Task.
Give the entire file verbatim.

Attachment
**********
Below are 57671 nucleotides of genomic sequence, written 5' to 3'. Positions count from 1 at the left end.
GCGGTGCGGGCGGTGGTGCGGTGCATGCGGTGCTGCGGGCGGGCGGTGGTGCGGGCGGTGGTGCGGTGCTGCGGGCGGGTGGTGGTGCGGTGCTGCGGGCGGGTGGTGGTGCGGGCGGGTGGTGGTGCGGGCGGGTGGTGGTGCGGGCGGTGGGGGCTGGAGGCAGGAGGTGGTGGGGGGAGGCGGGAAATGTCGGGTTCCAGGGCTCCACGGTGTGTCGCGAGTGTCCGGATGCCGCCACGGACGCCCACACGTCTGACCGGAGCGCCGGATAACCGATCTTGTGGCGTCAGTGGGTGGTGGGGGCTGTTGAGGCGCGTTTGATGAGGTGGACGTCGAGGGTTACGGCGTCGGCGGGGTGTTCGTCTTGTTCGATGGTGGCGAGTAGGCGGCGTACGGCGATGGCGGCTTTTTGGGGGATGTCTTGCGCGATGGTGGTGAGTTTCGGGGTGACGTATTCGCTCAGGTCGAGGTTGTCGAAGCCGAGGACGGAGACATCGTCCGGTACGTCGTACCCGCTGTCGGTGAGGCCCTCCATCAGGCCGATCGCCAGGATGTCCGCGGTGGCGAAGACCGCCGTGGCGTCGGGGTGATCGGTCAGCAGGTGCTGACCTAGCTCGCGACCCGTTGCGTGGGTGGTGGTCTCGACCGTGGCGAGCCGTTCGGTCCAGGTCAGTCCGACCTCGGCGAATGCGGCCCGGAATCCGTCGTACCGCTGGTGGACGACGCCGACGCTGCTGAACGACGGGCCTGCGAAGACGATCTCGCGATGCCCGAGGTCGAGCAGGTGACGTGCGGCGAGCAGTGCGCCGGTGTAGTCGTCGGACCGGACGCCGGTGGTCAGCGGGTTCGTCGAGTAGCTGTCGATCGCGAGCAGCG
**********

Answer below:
Below are 57671 nucleotides of genomic sequence, written 5' to 3'. Positions count from 1 at the left end.
GCGGTGCGGGCGGTGGTGCGGTGCATGCGGTGCTGCGGGCGGGCGGTGGTGCGGGCGGTGGTGCGGTGCTGCGGGCGGGTGGTGGTGCGGTGCTGCGGGCGGGTGGTGGTGCGGGCGGGTGGTGGTGCGGGCGGGTGGTGGTGCGGGCGGTGGGGGCTGGAGGCAGGAGGTGGTGGGGGGAGGCGGGAAATGTCGGGTTCCAGGGCTCCACGGTGTGTCGCGAGTGTCCGGATGCCGCCACGGACGCCCACACGTCTGACCGGAGCGCCGGATAACCGATCTTGTGGCGTCAGTGGGTGGTGGGGGCTGTTGAGGCGCGTTTGATGAGGTGGACGTCGAGGGTTACGGCGTCGGCGGGGTGTTCGTCTTGTTCGATGGTGGCGAGTAGGCGGCGTACGGCGATGGCGGCTTTTTGGGGGATGTCTTGCGCGATGGTGGTGAGTTTCGGGGTGACGTATTCGCTCAGGTCGAGGTTGTCGAAGCCGAGGACGGAGACATCGTCCGGTACGTCGTACCCGCTGTCGGTGAGGCCCTCCATCAGGCCGATCGCCAGGATGTCCGCGGTGGCGAAGACCGCCGTGGCGTCGGGGTGATCGGTCAGCAGGTGCTGACCTAGCTCGCGACCCGTTGCGTGGGTGGTGGTCTCGACCGTGGCGAGCCGTTCGGTCCAGGTCAGTCCGACCTCGGCGAATGCGGCCCGGAATCCGTCGTACCGCTGGTGGACGACGCCGACGCTGCTGAACGACGGGCCTGCGAAGACGATCTCGCGATGCCCGAGGTCGAGCAGGTGACGTGCGGCGAGCAGTGCGCCGGTGTAGTCGTCGGACCGGACGCCGGTGGTCAGCGGGTTCGTCGAGTAGCTGTCGATCGCGAGCAGCG